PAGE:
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Unit 1 Text B Why do smart people do dumb things?翻译,原文和录音

[2018年11月6日] 来源:新视野大学英语Unit 1 编辑:给力英语网   字号 [] [] []  

Why do smart people do dumb things?


1 Orthodox views prize intelligence and intellectual rigor highly in the modern realm of universities and tech industry jobs. One of the underlying assumptions of this value system is that smart people by virtue of what they've learned will formulate better decisions. Often this is true. Yet psychologists who study human decision-making processes have uncovered cognitive biases common to all people regardless of intelligence that can lead to poor decisions in experts and laymen alike.


2 Thankfully these biases can be avoided. Understanding how and in what situations they occur can give you an awareness of your own limitations and allow you to factor them into your decision-making.


3 One of the most common biases is what is known as the fundamental attribution error. Through this people attribute the failures of others to character flaws and their own to mere circumstance subconsciously considering their own characters to be stainless. "Jenkins lost his job because of his incompetence; I lost mine because of the recession." It also leads us to attribute our own success to our qualifications discounting luck while seeing others' success as the product of mere luck.


4 In other words we typically demand more accountability from others than we do from ourselves. Not only does this lead to petty judgments about other people it also leads to faulty risk assessment when you assume that certain bad things only happen to others. For example you might assume without evidence that the price of your house will go up even though 90 percent of them have dropped in price because you yourself are more competent.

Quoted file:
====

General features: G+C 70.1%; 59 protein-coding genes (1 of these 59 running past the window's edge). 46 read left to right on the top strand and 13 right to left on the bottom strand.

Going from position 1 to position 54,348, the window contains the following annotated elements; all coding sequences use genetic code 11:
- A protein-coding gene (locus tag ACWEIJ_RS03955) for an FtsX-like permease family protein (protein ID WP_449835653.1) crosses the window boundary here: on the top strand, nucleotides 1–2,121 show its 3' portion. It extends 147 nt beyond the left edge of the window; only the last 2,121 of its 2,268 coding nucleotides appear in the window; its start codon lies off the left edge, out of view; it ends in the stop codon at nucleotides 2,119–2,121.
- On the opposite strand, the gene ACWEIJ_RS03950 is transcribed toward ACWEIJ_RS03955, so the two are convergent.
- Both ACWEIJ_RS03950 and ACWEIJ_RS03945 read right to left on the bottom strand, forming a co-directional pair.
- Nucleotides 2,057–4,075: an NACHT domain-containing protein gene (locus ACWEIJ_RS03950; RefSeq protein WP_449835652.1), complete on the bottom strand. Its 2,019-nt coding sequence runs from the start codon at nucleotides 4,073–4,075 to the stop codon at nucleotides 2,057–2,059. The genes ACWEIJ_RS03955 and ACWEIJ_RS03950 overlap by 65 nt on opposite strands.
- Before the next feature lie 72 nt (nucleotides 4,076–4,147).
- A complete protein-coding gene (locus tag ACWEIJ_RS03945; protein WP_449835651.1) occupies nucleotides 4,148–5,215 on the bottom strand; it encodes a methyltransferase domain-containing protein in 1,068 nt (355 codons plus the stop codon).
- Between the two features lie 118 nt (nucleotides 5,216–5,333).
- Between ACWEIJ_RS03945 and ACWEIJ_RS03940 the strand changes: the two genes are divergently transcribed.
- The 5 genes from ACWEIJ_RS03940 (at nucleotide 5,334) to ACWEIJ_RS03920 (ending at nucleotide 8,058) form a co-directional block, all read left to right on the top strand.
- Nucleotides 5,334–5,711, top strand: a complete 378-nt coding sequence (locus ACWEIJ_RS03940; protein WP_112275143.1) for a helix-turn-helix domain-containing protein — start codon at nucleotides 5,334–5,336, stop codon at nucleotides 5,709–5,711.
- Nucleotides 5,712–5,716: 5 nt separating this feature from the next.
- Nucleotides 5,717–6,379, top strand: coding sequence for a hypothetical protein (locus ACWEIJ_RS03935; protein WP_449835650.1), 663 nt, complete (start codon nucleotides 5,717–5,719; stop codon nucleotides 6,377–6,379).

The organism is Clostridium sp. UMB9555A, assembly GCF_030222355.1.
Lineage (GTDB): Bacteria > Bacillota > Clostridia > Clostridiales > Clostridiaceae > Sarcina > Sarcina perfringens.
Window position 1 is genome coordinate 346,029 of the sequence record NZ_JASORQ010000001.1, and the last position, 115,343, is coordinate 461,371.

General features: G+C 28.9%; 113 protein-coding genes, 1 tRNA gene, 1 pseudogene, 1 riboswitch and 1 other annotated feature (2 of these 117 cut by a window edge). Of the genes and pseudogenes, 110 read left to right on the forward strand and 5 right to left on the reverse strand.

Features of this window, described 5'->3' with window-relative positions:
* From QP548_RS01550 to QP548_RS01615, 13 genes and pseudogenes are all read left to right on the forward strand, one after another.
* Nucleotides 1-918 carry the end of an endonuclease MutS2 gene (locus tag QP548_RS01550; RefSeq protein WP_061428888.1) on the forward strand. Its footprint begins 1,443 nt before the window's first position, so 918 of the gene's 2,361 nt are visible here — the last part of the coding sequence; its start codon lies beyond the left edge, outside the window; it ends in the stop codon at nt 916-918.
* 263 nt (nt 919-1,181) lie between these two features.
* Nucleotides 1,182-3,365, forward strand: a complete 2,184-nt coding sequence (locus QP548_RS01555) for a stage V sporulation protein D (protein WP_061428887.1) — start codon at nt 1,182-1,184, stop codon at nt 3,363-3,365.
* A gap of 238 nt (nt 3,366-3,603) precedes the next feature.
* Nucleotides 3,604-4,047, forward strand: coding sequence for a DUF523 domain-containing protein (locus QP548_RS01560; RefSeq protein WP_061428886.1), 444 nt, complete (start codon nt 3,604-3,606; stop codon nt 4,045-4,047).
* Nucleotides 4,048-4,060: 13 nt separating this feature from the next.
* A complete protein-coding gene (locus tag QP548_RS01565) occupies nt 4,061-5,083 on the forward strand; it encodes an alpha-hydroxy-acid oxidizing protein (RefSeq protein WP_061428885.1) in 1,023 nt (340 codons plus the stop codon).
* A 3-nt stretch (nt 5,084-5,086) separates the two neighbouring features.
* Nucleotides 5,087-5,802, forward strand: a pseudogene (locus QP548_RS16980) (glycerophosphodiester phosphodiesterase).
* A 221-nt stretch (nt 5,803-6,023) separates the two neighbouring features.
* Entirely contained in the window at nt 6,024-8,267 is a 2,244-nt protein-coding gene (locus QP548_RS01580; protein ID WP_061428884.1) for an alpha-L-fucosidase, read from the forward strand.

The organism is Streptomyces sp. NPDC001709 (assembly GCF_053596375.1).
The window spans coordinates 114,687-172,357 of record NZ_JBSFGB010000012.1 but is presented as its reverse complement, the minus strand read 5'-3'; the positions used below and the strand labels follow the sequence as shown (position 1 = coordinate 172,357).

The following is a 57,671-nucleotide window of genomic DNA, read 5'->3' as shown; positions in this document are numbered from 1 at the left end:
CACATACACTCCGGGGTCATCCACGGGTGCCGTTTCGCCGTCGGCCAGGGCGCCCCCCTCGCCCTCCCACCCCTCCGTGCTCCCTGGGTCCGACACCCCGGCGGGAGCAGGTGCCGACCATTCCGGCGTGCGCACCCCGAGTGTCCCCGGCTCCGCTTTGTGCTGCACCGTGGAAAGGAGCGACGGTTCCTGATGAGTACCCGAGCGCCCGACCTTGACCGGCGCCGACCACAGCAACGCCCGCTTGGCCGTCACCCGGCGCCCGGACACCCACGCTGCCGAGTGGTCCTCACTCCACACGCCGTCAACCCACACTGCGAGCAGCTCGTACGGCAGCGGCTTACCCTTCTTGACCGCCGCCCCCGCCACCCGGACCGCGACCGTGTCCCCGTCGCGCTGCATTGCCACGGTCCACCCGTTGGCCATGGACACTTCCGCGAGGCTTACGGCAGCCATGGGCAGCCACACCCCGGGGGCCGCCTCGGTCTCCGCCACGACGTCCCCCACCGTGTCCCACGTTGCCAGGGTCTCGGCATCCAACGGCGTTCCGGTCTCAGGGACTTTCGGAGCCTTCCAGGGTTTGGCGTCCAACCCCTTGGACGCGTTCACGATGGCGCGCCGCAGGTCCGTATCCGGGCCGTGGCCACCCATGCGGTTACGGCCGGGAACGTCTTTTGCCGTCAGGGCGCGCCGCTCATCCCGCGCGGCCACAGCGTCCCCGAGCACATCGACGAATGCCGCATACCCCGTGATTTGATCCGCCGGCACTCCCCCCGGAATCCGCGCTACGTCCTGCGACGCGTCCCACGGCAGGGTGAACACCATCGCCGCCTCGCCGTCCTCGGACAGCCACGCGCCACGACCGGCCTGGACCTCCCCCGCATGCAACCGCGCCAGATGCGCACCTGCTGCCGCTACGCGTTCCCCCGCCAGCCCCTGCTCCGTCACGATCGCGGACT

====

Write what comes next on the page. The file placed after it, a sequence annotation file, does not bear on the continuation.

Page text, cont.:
5 Confirmation bias is sometimes found together with fundamental attribution error. This one has two parts. First we tend to gather and rely upon information that only confirms our existing views. Second we avoid or veto things that refute our preexisting hypotheses.


6 For example imagine that you suspect your computer has been hacked. Every time it stalls or has a little error you assume that it was triggered by a hacker and that your suspicions are valid. This bias plays an especially big role in rivalries between two opposing views. Each side partitions their own beliefs in a logic-proof loop and claims their opponent is failing to recognize valid points. Outwitting confirmation bias therefore requires exploring both sides of an argument with equal diligence.


7 Similar to confirmation bias is the overconfidence bias. In an ideal world we could be correct 100 percent of the time we were 100 percent sure about something correct 80 percent of the time we were 80 percent sure about something and so on. In reality people's confidence vastly exceeds the accuracy of those judgments. This bias most frequently comes into play in areas where someone has no direct evidence and must make a guess  estimating how many people are in a crowded plaza for example or how likely it will rain. To make matters worse even when people are aware of overconfidence bias they will still tend to overstate the chances that they are correct. Confidence is no prophet and is best used together with available evidence. When witnesses are called to testify in a court trial the confidence in their testimony is measured along with and against the evidence at hand.


8 The availability bias is also related to errors in estimation in that we tend to estimate what outcome is more likely by how easily we can recount an example from memory. Since the retention and retrieval of memories is biased toward vivid sensational or emotionally charged examples decisions based on them can often lead to strange inaccurate conclusions.